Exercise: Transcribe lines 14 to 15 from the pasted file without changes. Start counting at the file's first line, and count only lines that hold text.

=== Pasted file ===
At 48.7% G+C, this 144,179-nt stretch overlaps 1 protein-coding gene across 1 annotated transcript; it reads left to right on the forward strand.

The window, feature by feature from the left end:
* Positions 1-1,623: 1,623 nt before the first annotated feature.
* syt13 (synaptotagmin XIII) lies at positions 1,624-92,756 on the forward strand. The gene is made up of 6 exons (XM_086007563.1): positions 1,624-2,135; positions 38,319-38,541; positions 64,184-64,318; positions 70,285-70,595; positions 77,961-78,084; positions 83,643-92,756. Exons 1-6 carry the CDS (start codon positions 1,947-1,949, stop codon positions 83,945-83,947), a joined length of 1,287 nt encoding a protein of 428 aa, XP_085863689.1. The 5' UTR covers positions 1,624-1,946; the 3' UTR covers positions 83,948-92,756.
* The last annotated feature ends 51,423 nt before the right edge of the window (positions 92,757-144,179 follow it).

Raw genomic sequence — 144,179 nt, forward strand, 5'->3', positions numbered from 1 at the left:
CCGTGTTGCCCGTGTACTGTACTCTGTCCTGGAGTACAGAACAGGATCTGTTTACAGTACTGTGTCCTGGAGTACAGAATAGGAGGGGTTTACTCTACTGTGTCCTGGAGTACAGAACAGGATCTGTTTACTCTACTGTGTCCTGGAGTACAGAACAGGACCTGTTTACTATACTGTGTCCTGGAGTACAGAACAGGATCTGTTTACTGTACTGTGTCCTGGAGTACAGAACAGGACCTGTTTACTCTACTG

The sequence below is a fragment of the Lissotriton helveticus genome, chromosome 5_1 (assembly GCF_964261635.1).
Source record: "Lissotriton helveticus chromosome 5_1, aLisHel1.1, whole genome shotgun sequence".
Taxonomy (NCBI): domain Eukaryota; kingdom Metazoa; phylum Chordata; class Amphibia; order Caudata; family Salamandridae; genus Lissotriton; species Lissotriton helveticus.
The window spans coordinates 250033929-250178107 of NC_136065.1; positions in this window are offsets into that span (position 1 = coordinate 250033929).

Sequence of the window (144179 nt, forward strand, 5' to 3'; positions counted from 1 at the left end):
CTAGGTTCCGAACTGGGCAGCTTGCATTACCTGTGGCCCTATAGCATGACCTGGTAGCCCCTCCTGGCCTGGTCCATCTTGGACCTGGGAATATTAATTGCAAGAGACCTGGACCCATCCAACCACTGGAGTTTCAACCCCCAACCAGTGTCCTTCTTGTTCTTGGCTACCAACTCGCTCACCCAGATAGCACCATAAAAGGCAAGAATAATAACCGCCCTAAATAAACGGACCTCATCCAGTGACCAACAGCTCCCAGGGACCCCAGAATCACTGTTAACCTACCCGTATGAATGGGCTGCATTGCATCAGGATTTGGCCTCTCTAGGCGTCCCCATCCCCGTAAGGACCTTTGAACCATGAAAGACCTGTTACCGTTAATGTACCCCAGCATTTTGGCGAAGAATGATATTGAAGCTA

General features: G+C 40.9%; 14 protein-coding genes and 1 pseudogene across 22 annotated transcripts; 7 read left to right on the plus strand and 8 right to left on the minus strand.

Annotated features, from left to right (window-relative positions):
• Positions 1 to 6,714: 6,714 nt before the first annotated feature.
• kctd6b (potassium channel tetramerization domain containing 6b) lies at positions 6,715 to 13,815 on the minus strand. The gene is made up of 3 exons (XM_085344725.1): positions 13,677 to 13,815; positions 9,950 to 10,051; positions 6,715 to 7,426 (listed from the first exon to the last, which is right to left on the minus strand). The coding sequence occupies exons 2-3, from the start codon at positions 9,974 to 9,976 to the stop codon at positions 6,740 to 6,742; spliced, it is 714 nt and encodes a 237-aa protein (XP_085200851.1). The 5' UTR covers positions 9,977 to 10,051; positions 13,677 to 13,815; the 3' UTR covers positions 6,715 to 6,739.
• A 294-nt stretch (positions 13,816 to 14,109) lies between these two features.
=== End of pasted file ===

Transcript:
General features: G+C 40.9%; 14 protein-coding genes and 1 pseudogene across 22 annotated transcripts; 7 read left to right on the plus strand and 8 right to left on the minus strand.

Annotated features, from left to right (window-relative positions):